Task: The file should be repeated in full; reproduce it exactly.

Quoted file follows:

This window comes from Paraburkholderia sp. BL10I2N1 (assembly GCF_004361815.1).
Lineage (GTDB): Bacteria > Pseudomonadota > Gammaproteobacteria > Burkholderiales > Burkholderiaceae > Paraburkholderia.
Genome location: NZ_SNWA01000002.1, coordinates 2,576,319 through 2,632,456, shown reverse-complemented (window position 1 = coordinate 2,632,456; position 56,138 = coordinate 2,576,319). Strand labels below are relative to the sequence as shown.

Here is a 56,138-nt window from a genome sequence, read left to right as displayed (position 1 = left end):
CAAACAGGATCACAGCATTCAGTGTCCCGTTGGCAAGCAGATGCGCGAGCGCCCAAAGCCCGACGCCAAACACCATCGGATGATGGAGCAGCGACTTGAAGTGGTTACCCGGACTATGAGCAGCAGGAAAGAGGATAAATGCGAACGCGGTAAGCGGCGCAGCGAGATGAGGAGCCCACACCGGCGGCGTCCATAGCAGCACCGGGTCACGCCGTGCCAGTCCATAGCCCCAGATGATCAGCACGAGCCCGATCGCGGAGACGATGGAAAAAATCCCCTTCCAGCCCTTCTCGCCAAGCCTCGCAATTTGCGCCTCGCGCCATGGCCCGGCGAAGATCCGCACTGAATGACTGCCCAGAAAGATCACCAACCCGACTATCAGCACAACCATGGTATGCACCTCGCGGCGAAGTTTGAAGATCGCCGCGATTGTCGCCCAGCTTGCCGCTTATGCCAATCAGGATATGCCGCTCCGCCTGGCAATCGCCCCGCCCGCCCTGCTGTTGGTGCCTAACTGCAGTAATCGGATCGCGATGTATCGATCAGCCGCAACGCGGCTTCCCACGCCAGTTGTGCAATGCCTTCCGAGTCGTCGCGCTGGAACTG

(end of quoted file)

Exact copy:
This window comes from Paraburkholderia sp. BL10I2N1 (assembly GCF_004361815.1).
Lineage (GTDB): Bacteria > Pseudomonadota > Gammaproteobacteria > Burkholderiales > Burkholderiaceae > Paraburkholderia.
Genome location: NZ_SNWA01000002.1, coordinates 2,576,319 through 2,632,456, shown reverse-complemented (window position 1 = coordinate 2,632,456; position 56,138 = coordinate 2,576,319). Strand labels below are relative to the sequence as shown.

Here is a 56,138-nt window from a genome sequence, read left to right as displayed (position 1 = left end):
CAAACAGGATCACAGCATTCAGTGTCCCGTTGGCAAGCAGATGCGCGAGCGCCCAAAGCCCGACGCCAAACACCATCGGATGATGGAGCAGCGACTTGAAGTGGTTACCCGGACTATGAGCAGCAGGAAAGAGGATAAATGCGAACGCGGTAAGCGGCGCAGCGAGATGAGGAGCCCACACCGGCGGCGTCCATAGCAGCACCGGGTCACGCCGTGCCAGTCCATAGCCCCAGATGATCAGCACGAGCCCGATCGCGGAGACGATGGAAAAAATCCCCTTCCAGCCCTTCTCGCCAAGCCTCGCAATTTGCGCCTCGCGCCATGGCCCGGCGAAGATCCGCACTGAATGACTGCCCAGAAAGATCACCAACCCGACTATCAGCACAACCATGGTATGCACCTCGCGGCGAAGTTTGAAGATCGCCGCGATTGTCGCCCAGCTTGCCGCTTATGCCAATCAGGATATGCCGCTCCGCCTGGCAATCGCCCCGCCCGCCCTGCTGTTGGTGCCTAACTGCAGTAATCGGATCGCGATGTATCGATCAGCCGCAACGCGGCTTCCCACGCCAGTTGTGCAATGCCTTCCGAGTCGTCGCGCTGGAACTG